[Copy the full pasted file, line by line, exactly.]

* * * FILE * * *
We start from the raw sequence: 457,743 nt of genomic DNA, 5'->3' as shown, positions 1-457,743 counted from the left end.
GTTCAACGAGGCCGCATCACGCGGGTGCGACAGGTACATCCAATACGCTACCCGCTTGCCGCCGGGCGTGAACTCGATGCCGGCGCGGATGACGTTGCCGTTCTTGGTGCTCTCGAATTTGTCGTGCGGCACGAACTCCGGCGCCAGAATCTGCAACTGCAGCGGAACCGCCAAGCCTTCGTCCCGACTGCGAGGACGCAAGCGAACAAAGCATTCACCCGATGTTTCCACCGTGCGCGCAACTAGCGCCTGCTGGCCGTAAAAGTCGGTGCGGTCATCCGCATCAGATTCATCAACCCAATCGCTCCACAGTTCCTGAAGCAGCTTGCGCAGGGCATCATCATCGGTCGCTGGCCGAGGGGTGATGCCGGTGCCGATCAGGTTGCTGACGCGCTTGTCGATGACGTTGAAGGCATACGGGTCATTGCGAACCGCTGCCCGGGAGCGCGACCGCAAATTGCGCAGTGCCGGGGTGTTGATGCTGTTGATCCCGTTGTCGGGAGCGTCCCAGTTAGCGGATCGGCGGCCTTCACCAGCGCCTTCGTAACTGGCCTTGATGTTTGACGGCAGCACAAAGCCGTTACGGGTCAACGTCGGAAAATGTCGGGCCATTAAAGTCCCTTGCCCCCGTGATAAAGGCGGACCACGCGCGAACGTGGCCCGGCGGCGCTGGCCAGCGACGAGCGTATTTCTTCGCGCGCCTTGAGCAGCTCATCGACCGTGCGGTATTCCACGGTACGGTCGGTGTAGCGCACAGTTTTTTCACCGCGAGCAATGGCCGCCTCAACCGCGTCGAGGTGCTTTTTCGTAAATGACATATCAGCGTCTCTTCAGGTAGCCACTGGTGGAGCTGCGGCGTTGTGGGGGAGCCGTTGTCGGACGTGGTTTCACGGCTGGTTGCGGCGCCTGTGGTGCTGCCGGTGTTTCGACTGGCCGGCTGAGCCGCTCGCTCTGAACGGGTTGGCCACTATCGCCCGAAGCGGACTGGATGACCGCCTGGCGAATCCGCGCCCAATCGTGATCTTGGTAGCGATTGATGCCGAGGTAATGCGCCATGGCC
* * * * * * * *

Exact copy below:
We start from the raw sequence: 457,743 nt of genomic DNA, 5'->3' as shown, positions 1-457,743 counted from the left end.
GTTCAACGAGGCCGCATCACGCGGGTGCGACAGGTACATCCAATACGCTACCCGCTTGCCGCCGGGCGTGAACTCGATGCCGGCGCGGATGACGTTGCCGTTCTTGGTGCTCTCGAATTTGTCGTGCGGCACGAACTCCGGCGCCAGAATCTGCAACTGCAGCGGAACCGCCAAGCCTTCGTCCCGACTGCGAGGACGCAAGCGAACAAAGCATTCACCCGATGTTTCCACCGTGCGCGCAACTAGCGCCTGCTGGCCGTAAAAGTCGGTGCGGTCATCCGCATCAGATTCATCAACCCAATCGCTCCACAGTTCCTGAAGCAGCTTGCGCAGGGCATCATCATCGGTCGCTGGCCGAGGGGTGATGCCGGTGCCGATCAGGTTGCTGACGCGCTTGTCGATGACGTTGAAGGCATACGGGTCATTGCGAACCGCTGCCCGGGAGCGCGACCGCAAATTGCGCAGTGCCGGGGTGTTGATGCTGTTGATCCCGTTGTCGGGAGCGTCCCAGTTAGCGGATCGGCGGCCTTCACCAGCGCCTTCGTAACTGGCCTTGATGTTTGACGGCAGCACAAAGCCGTTACGGGTCAACGTCGGAAAATGTCGGGCCATTAAAGTCCCTTGCCCCCGTGATAAAGGCGGACCACGCGCGAACGTGGCCCGGCGGCGCTGGCCAGCGACGAGCGTATTTCTTCGCGCGCCTTGAGCAGCTCATCGACCGTGCGGTATTCCACGGTACGGTCGGTGTAGCGCACAGTTTTTTCACCGCGAGCAATGGCCGCCTCAACCGCGTCGAGGTGCTTTTTCGTAAATGACATATCAGCGTCTCTTCAGGTAGCCACTGGTGGAGCTGCGGCGTTGTGGGGGAGCCGTTGTCGGACGTGGTTTCACGGCTGGTTGCGGCGCCTGTGGTGCTGCCGGTGTTTCGACTGGCCGGCTGAGCCGCTCGCTCTGAACGGGTTGGCCACTATCGCCCGAAGCGGACTGGATGACCGCCTGGCGAATCCGCGCCCAATCGTGATCTTGGTAGCGATTGATGCCGAGGTAATGCGCCATGGCC